State Rep. Marty Seifert of Marshall is the perceived front-runner in the race for the GOP endorsement for governor, after winning a straw poll of Republican Party activists at Saturday's state party convention in St. Paul.
But based on past straw polls, there's no guarantee that Seifert's name will be on the November 2010 ballot. Seifert has been one of the most aggressive campaigners since Gov. Tim Pawlenty announced in June he wasn't running for a third term. The effort paid off when Seifert secured 37 percent of the vote from nearly 1,200 party activists at the state convention.
"Donors, volunteers and Republicans in general want to bet on a winning horse, and they don't want to bet on a horse that's headed to the glue factory," Seifert said. "So I feel pretty darn good about where we're at in terms of the bets for next year but we're going to keep earning people's support. We don't want to take anything for granted."
Seifert said he intends to send out 20,000 fundraising letters on Tuesday. His victory means he'll have advantages securing endorsements and raising money compared to the other candidates in the race, but it also means he'll have the biggest target on his back.
State Representative Tom Emmer of Delano said he's pleased that he came in second with 23 percent of the vote, especially since he's been campaigning for a shorter period of time than Seifert and former State Auditor Pat Anderson, who finished third.
"So they're out there essentially already with fully loaded Cadillacs with leather seats and a Sirius radio, and I'm on a bike," Emmer said. "Our goal when we started was to place. We wanted to use today as a measurement to see how far we've come because essentially we had a couple of candidates who had campaign organizations already set up,"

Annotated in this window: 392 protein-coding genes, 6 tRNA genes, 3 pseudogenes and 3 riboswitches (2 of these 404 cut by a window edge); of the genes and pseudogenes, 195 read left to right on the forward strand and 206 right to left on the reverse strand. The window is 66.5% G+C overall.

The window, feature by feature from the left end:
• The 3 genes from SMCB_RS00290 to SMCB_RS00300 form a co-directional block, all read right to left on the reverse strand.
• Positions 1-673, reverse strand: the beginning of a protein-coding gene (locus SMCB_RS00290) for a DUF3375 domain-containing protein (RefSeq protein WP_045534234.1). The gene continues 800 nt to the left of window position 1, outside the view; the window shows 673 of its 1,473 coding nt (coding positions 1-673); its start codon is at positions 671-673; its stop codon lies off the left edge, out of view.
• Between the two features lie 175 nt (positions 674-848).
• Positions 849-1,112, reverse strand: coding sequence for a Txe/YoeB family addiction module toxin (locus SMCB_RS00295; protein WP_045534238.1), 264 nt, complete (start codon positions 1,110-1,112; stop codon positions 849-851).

For her part, Anderson said she hopes the field of candidates will shrink, but several candidates who finished near the bottom of the straw poll have vowed to press on.
In fact, several more candidates may join the field of nine Republicans. A source close to state Rep. Laura Brod of New Prague said she may get in the race by the end of the month. Brod received several write-in votes.
Another potential candidate is former Sen. Norm Coleman, who says he's still mulling whether to enter the race.
"I'm doing what I want to do right now, but sometime early next year I will reflect on that and if it makes sense for Minnesota, if it makes sense for me and my family then I can move in that direction," he said. "But I have deliberately not put a lot of thought into it."
Coleman knows better than anyone that the straw poll doesn't guarantee success at endorsing conventions. In 1997, he lost the straw poll for governor but ended up winning the party's endorsement. He later lost the general election to Jesse Ventura.
While the straw poll is an early sign of which candidates are doing well among delegates, DFL Party Chair Brian Melendez says it doesn't matter. He dismissed the results before the votes were even counted.
"There is not a single possible winner of this poll that I'm concerned about against the strong field that the DFL has," he said. "Whoever it is that comes out of here is going to have hung around their neck the millstone of Tim Pawlenty's two administrations and the budget deficit he is leaving the state. Up against that, it doesn't matter who wins."
There are nine DFL candidates already running for governor. That field doesn't include the mayors of Minneapolis and St. Paul -- R.T. Rybak and Chris Coleman - who are also considering running.
Pawlenty said he's staying away from backing a candidate at this point, and said he's not sure if he'll weigh in on the race before April's endorsing convention.